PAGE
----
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[Vitamin B 12 deficiency: early diagnosis in ambulatory care medicine].
Schweiz Med Wochenschr. 1998 Nov 07; 128(45):1763-71.SM

Abstract

Many patients suffer from vitamin B12 deficiency and are thus exposed to irreversible sequelae if diagnosis occurs at a late stage. This prospective study undertaken by eight practitioners over a period of 12 months concerns early diagnosis. Blood vitamin B12 levels were measured in 152 patients presenting macrocytosis detected by systematic MCV analysis at the time of a blood test, a neuropathy or a recent cognitive, affective and behavioural problem, and were found to be lowered (< or = 175 pmol/l) in 54 patients of whom 43 had undergone vitamin B12 test treatment for 6 months. Haematological, neurological and psychiatric evaluation was carried out before and after treatment, and a diagnosis of deficiency was recorded in 24 patients based on unequivocal response to therapy. Improvement was greatest haematologically in 12 patients, neurologically in 6 patients and psychiatrically in 6 other patients, with 4 patients showing a combination of all modes. These 24 patients (mean age 69 years) suffered from numerous pathologies which were liable to complicate diagnosis in some of them: neurological (46%), psychiatric (37%), chronic alcoholism (33%), folic acid deficiency (29%), and diabetes (17%). The only diagnostic element used as a criterion of deficiency was an extremely low level of vitamin B12 (< or = 75 pmol/l). Marked macrocytosis or a combination of haematological and neuropsychiatric signs are strong indicators, but only improvement under treatment allowed a diagnosis to be made in the majority of patients. Macrocytosis was, however, not present in 6 of the 12 neuropsychiatric patients. The study thus identified a high proportion of patients with vitamin B12 deficiency who additionally presented, in equal proportions, both haematological and neuropsychiatric symptoms. Neither the clinical examination nor the vitamin B12 level in general permit early diagnosis based on a high probability index and long-term follow-up. Simpler methods for early diagnosis are therefore needed.

Authors+Show Affiliations

Policlinique médicale universitaire de Lausanne.No affiliation info availableNo affiliation info availableNo affiliation info available

Pub Type(s)

English Abstract
Journal Article

Language

fre

PubMed ID

9854289

Citation

Ali, G, et al. "[Vitamin B 12 Deficiency: Early Diagnosis in Ambulatory Care Medicine]." Schweizerische Medizinische Wochenschrift, vol. 128, no. 45, 1998, pp. 1763-71.
Ali G, Pécoud A, Decrey H, et al. [Vitamin B 12 deficiency: early diagnosis in ambulatory care medicine]. Schweiz Med Wochenschr. 1998;128(45):1763-71.
Ali, G., Pécoud, A., Decrey, H., & Verdon, F. (1998). [Vitamin B 12 deficiency: early diagnosis in ambulatory care medicine]. Schweizerische Medizinische Wochenschrift, 128(45), 1763-71.
Ali G, et al. [Vitamin B 12 Deficiency: Early Diagnosis in Ambulatory Care Medicine]. Schweiz Med Wochenschr. 1998 Nov 7;128(45):1763-71. PubMed PMID: 9854289.
* Article titles in AMA citation format should be in sentence-case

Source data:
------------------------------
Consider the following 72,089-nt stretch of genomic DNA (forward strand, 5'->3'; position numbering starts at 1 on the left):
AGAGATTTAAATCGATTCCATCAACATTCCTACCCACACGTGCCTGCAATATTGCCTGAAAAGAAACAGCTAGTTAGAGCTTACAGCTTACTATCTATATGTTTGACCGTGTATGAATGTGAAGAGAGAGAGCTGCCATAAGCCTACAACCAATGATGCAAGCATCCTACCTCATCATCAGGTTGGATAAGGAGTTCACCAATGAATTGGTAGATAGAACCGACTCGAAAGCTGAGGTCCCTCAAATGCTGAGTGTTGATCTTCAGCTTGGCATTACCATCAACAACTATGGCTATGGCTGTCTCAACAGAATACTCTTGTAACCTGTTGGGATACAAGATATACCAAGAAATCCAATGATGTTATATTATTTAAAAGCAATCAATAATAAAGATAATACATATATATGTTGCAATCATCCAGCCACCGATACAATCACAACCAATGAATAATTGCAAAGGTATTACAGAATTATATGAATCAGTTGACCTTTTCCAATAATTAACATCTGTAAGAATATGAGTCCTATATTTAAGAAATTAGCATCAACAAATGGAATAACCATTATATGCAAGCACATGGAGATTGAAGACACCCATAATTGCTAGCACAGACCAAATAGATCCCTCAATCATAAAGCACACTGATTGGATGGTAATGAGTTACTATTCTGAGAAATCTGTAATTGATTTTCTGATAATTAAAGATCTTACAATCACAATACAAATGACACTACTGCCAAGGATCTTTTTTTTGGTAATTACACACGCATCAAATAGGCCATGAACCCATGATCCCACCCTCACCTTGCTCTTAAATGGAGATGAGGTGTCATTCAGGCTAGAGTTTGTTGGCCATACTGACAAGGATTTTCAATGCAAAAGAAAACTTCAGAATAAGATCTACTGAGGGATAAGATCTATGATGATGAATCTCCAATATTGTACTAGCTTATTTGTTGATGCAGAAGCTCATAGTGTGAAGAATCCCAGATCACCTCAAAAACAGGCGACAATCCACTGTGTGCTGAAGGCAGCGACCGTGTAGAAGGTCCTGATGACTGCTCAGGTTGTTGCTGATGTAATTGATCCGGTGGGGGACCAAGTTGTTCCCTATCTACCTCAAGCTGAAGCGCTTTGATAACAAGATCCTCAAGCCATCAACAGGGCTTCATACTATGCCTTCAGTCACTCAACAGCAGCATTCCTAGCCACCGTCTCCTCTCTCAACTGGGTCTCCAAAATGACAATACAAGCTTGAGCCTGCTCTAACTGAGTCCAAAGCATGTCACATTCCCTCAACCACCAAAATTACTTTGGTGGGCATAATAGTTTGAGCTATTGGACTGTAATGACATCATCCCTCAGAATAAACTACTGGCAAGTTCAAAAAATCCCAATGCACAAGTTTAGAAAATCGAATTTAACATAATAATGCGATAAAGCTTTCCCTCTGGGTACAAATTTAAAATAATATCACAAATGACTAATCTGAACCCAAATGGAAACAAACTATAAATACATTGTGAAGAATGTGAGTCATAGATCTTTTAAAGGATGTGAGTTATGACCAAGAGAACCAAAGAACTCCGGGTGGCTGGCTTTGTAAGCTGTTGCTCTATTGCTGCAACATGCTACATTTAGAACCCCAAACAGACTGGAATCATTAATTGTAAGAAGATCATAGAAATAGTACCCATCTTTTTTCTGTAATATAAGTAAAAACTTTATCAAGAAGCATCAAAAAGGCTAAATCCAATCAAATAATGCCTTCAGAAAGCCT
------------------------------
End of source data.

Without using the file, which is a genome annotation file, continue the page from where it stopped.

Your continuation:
TY - JOUR T1 - [Vitamin B 12 deficiency: early diagnosis in ambulatory care medicine]. AU - Ali,G, AU - Pécoud,A, AU - Decrey,H, AU - Verdon,F, PY - 1998/12/17/pubmed PY - 1998/12/17/medline PY - 1998/12/17/entrez SP - 1763 EP - 71 JF - Schweizerische medizinische Wochenschrift JO - Schweiz Med Wochenschr VL - 128 IS - 45 N2 - Many patients suffer from vitamin B12 deficiency and are thus exposed to irreversible sequelae if diagnosis occurs at a late stage. This prospective study undertaken by eight practitioners over a period of 12 months concerns early diagnosis. Blood vitamin B12 levels were measured in 152 patients presenting macrocytosis detected by systematic MCV analysis at the time of a blood test, a neuropathy or a recent cognitive, affective and behavioural problem, and were found to be lowered (< or = 175 pmol/l) in 54 patients of whom 43 had undergone vitamin B12 test treatment for 6 months. Haematological, neurological and psychiatric evaluation was carried out before and after treatment, and a diagnosis of deficiency was recorded in 24 patients based on unequivocal response to therapy. Improvement was greatest haematologically in 12 patients, neurologically in 6 patients and psychiatrically in 6 other patients, with 4 patients showing a combination of all modes. These 24 patients (mean age 69 years) suffered from numerous pathologies which were liable to complicate diagnosis in some of them: neurological (46%), psychiatric (37%), chronic alcoholism (33%), folic acid deficiency (29%), and diabetes (17%). The only diagnostic element used as a criterion of deficiency was an extremely low level of vitamin B12 (< or = 75 pmol/l). Marked macrocytosis or a combination of haematological and neuropsychiatric signs are strong indicators, but only improvement under treatment allowed a diagnosis to be made in the majority of patients. Macrocytosis was, however, not present in 6 of the 12 neuropsychiatric patients. The study thus identified a high proportion of patients with vitamin B12 deficiency who additionally presented, in equal proportions, both haematological and neuropsychiatric symptoms. Neither the clinical examination nor the vitamin B12 level in general permit early diagnosis based on a high probability index and long-term follow-up. Simpler methods for early diagnosis are therefore needed. SN - 0036-7672 UR - https://www.unboundmedicine.com/medline/citation/9854289/[Vitamin_B_12_deficiency:_early_diagnosis_in_ambulatory_care_medicine]_ DB - PRIME DP - Unbound Medicine ER -